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Blog Portal — 13 Comments

  1. What is the model of your kayak … Looks like a good one for RVing and storage in the unit. Plus, good one for basic kayaking on the lakes.
    Thanks …

    • Jim, the kayak is a Sea Eagle FastTrack 385FT. It has been a real sweet spot for RV life — it’s light at 32#, long enough for two and short enough for good maneuverability and low wind susceptibility. Stable as a barge but easy to paddle. And it packs up into one of our smaller storage areas. Here’s the link: https://www.seaeagle.com/FastTrackKayaks/385ft

      • Thanks for the information. Did you find enough time and areas to use it on your trip through BC … Yukon … and Alaska? Have never tried using a kayak but have always wondered that we would have a different view of our trip if we took time to kayak . Anything we would need especially heading north when kayaking …. Clothes or equipment?

      • We got OUR kayak on the water many times (maybe 6-8 excursions). Would have been more, but we didn’t often find the place, time, and weather all cooperating at once. But YES, it is definitely a wonderfully different perspective while traveling. Camping by a peaceful shore is one thing, but paddling out away from camp, all quiet and serene and alone, is spectacular. See our kayaking at Boya Lake in BC for example: http://www.divver-city.com/blog/2015/06/12/boya-lake-northern-b-c/

        We also did one trip in a rental kayak. They wouldn’t/couldn’t bring ours, so we used theirs for the Bear Glacier excursion. Now THAT was an exceptional adventure: http://www.divver-city.com/blog/2015/08/09/ice-fog-and-kayaks/

        Our kayak “kit” consists of a drybag, air pump, sandals, windbreakers, sun-hats, snacks and drinking water. Camera of course (I use a cool little waterproof Fuji). We pretty much stick to fair weather, although we’ve kayaked in sloughs, lakes, and coastal ocean waters with 10+mph winds — which is a lot of work but doable. We paddle at 2.5-3.5mph and can sprint briefly at 4mph, so stiff currents are a no-no except for going downstream. The FastTrack is good for class-II whitewater, which we have not (yet) done. We like the calm placid stuff, we’re not there for rough-and-tumble excitement. Glaciers and icebergs notwithstanding :o)

        And oh yeah, it’s also good to get some upper-body exercise in addition to hiking.

      • Greg … Do you prefer the white high seat or would the lower black with a high back support be better for a 1st timer?

      • We’ve owned the inflatable (white) seats for years now, and recently tried out a set of the high-back seats. What a disaster. We thought they’d be nice with the improved back support, but it was actually more trouble than help. But the real horror was the seat pad. It’s about 3/4 inch thick and HARD. You can barely dent it by pushing on it with your thumb. My butt-bones were hurting after two minutes sitting on that thing, it’s unimaginable how we’d deal with a day-long (or even a couple of hours) excursion. And the white seats are half the price and weight too.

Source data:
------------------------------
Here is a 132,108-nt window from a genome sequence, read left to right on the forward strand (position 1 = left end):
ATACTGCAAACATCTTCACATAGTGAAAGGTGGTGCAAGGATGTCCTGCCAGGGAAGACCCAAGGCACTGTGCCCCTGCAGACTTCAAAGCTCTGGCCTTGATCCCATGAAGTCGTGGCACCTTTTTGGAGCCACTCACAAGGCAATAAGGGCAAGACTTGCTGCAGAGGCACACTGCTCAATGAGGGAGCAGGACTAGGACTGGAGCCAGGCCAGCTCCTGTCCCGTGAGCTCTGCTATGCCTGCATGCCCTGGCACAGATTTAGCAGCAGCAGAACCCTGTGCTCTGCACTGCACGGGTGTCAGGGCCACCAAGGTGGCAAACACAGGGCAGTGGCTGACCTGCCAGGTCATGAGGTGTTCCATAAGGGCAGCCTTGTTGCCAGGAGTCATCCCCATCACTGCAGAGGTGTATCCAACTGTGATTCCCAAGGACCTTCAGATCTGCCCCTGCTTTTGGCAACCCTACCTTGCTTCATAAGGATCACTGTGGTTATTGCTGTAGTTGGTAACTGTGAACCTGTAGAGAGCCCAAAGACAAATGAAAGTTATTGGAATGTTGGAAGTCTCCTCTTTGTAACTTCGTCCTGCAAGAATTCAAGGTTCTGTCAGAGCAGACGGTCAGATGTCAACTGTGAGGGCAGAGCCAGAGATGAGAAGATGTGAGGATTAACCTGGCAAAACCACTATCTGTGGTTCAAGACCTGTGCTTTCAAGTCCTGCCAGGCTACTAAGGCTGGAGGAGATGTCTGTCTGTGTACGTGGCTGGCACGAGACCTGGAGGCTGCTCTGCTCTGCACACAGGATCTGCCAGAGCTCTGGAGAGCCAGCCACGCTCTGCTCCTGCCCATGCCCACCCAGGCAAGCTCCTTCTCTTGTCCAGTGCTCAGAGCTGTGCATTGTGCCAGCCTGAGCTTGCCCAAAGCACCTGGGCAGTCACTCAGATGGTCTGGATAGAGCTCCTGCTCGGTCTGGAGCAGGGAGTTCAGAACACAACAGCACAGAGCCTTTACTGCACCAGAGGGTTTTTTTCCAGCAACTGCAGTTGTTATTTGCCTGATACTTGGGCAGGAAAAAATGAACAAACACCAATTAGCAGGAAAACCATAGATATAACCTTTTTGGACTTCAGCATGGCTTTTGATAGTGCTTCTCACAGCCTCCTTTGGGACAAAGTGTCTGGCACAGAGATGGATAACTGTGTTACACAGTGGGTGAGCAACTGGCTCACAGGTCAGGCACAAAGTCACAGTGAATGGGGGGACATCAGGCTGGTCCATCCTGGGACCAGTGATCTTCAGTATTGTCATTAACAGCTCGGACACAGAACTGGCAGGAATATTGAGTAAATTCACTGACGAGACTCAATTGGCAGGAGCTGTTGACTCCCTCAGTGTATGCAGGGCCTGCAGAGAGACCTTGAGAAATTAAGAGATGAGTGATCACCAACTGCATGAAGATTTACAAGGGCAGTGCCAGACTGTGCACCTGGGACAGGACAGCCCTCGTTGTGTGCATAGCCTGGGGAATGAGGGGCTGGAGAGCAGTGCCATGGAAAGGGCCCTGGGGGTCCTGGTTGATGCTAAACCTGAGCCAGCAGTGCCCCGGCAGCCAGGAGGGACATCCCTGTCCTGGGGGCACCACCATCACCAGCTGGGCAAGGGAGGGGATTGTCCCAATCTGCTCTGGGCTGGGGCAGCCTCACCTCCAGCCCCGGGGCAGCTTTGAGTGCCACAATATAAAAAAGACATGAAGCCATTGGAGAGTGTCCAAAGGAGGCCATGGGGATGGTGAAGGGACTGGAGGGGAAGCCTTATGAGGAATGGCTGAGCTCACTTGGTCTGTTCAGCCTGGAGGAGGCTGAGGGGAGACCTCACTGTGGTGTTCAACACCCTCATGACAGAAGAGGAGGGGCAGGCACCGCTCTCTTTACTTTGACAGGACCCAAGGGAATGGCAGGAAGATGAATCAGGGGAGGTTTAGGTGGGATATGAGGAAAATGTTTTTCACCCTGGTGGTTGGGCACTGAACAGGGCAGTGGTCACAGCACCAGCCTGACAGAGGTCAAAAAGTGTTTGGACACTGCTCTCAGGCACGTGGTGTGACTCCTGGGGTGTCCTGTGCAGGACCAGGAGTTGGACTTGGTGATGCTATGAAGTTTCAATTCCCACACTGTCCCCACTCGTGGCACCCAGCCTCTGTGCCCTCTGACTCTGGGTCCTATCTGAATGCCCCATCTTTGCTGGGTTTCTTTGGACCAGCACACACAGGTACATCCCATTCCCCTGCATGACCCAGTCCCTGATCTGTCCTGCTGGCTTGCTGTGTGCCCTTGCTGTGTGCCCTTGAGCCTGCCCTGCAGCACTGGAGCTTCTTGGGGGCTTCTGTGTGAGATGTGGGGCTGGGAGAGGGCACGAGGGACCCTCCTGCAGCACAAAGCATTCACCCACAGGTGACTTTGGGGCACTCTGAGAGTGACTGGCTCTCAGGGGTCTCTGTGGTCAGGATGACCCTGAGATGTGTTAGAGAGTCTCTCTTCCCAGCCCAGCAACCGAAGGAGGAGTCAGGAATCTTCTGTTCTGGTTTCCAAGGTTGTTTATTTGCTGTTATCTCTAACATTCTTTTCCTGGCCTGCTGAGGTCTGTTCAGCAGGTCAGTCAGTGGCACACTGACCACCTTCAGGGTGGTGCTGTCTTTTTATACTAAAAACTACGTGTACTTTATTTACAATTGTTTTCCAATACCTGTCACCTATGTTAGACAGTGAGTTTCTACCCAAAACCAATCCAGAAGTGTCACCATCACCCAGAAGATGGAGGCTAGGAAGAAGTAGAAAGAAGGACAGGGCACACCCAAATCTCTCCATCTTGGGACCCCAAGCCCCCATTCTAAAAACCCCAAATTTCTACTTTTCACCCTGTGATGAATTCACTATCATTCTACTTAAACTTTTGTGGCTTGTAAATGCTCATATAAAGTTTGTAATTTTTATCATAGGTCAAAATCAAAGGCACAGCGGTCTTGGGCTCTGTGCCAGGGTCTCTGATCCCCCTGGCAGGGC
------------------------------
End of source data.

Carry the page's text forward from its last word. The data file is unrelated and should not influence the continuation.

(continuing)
We did try out a different set of seats from Aquaglide – – stiff back and inflatable bottoms. These seem pretty comfortable, but there’s a bit of a kink: the backs are designed for full PFD wear. We don’t care for the full PFD’s and we don’t need them for flat water. We use emergency-inflate belt-pack PFD’s, which stay out of the way until they’re needed (hopefully never). They’re much cooler in summer temps too. These belt-packs don’t fill up the space between the seat and the seat-back, so our butts are kinda hanging off the rear. Jury is still out on these.

        So (long answer to short question) I’d advise getting the lower-cost white seats to start with.

        If you want to keep this thread going, email is a bit easier and quicker. Send a message to “mayor” at divver-city.com

  2. Hi … I have been following your 4 month Alaska trip for the entire time. I was planning our 2nd trip to Alaska and found your site. Really interesting!
    We like boon docking a lot and realized your information was good.
    I would like to ask you about your hat … I am looking for a good replacement. Yours looks good for a 3 month trip. Probably be asking more questions later.
    Thanks …

    • I’ve been wearing a Tilley for many, many years now. My previous one was a light-colored under-brim, and although it’s still serviceable I’ve changed over to the dark-underbrim. See this link: http://www.tilley.com/us_en/t3-snap-up.html

      Unfortunately, they’re only good for a brief light rain unless waterproofed. I bought an imported Aussie waxed-cotton-duck hat up in Jasper (Alberta) that’s really good in the rain but a little heavy for everyday use. My Tilley is jealous.

      • Thanks for the hat information … I need to keep my top covered. It has taken many years of hard hits and really likes the shade. Hope you won’t mind future questions on planning a 2017 Alaska trip.

  3. Splendid blog Greg & Karin!
    Keep posting as much as ya can, it´s always nice to read such a nice stories.
    Greetings from Marek 🙂

  4. Thanks Greg /Karen..
    keep on sending your trips info/pics..they are great!
    Came back last night from Sulphur Creek..Val and Kiere are still there
    she likes the write-up in the Pilot Magazine..also the picture from here in the kitchen..
    everybody things they are the owners…but they are the care-takers..
    Was great as always..very quite and relaxed..b.t.w. Smiley is a beautifull
    area over 7.000 elevation..on a nice road..good restaurant across the
    5000′ gras strip..with a r.v.disposal station ..
    If I quit flying..I take my small RV out there and then further north Glacier N.P.into Canada and Alaska…

    L A T E R..

    keep in touch..
    tony and marlene

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